Actually, the horror hall of famer took quite a bit of umbrage with BRIDE OF FRANKENSTEIN. First off, he lost 20 pounds by sweating under a heap of makeup, often having to lay down between takes. Detesting the final product, Karloff also thought it was a grave mistake to give the monster the ability to speak...arguing it would sully his entire horrific mystique. This is why the monster's mandibles seem fuller, not as gaunt as the original, to make the monster audible. Far be it from me to disagree with ol' Boris, but I think by having the monster to speak and express himself through words actually humanizes the character in a way that allows for greater audience sympathy. I always thought of Frankenstein as a trapped and tortured soul, a misunderstood spirit, and giving him the ability to talk somewhat permits the monster to break the inner-shackles and show a true side of himself. It's a part of the flick I actually dug quite a bit, both in terms of the humor and the horror. And even though I've seen random clips of the monster speaking over the years, I wasn't quite expecting him to speak in this film, and certainly not as much as he did.
All this to say, I'm damn glad I finally got around to unveiling THE BRIDE OF FRANKENSTEIN. It's not only a worthy movie on its own, it's arguably a superior sequel. One thing that isn't up for debate is how organic a continuation from the first film BRIDE feels, as James Whale literally picks up the action from where the first chapter left off. And honestly, if you played the two back to back, the result would play like a seamless 145 minute feature. To me, now higher compliment could be bestowed!
BEST SCENE: Speaking of surprises, I had no idea that the title character would only really appear in the final few minutes of the film. Somehow I thought the bride (also played by Elsa Lanchester) would be created early on and paired up with the monster, and we'd see their romantic exploits together. Not the case. Instead, in what I think is the best scene of the film (if not most iconic), is that lab-set finale where doctors Frankenstein and Pretorious resurrect the bride and present her as property to the monster. The crackling lightening, the spinning dials, the dangling chains, the cluttered workbenches, the elaborate scientific contraptions, the ambience is beautifully macabre.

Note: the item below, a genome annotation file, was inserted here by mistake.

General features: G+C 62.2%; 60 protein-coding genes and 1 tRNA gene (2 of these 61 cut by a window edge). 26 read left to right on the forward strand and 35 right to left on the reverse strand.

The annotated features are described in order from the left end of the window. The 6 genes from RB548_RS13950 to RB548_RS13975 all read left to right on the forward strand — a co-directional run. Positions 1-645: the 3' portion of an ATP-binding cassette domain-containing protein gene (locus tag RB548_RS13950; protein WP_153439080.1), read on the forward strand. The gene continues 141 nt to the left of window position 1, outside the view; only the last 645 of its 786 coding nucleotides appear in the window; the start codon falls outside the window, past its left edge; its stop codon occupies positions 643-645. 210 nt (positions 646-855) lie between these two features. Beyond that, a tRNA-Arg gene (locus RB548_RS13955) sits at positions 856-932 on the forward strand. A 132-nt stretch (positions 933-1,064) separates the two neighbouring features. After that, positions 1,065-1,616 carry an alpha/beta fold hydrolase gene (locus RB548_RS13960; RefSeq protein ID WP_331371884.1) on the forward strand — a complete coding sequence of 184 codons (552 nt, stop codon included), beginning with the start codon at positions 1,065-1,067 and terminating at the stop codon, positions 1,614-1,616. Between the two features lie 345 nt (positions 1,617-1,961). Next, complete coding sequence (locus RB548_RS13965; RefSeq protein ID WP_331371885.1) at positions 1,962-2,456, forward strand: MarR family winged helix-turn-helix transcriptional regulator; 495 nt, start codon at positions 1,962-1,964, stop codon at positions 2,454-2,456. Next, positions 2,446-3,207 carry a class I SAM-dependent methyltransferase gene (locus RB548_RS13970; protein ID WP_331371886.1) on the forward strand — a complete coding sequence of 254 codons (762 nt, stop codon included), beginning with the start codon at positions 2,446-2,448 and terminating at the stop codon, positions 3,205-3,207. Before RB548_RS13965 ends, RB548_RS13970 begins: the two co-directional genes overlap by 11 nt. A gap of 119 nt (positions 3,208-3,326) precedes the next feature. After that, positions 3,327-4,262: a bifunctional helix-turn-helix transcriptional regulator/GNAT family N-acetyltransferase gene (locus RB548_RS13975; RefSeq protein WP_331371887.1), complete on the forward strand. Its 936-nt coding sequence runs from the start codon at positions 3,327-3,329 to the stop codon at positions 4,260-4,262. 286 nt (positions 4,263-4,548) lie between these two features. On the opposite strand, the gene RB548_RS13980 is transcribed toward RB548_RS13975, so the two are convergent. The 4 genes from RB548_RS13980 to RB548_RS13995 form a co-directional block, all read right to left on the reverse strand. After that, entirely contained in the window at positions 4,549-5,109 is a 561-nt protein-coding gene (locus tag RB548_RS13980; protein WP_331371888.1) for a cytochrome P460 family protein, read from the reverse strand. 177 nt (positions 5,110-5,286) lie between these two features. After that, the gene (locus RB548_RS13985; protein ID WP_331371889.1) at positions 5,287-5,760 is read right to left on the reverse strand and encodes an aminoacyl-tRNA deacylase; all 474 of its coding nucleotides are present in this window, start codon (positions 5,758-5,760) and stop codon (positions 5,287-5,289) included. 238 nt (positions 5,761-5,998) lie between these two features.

"She's alive...alive!" is uttered by Dr. Frankenstein in almost a match-cut from the original, which plays a cool hair-raising callback. Then, not to be outdone, the sentient eyeballs of the bride herself is shown, her body erected, her person introduced to the monster in a way that really feels triumphant. There's a point in the film where you stop fearing the monster and actually root for his marital bliss. It's one of the great achievements of the movie, to make sympathetic the otherwise grotesque. Too root for the happiness of a what's essentially a patchwork zombie.
- Take a sip of suds for every one person killed in the film
- Douse a shot every time the monster utters a word or phrase
- Finish the bottle when The Bride appears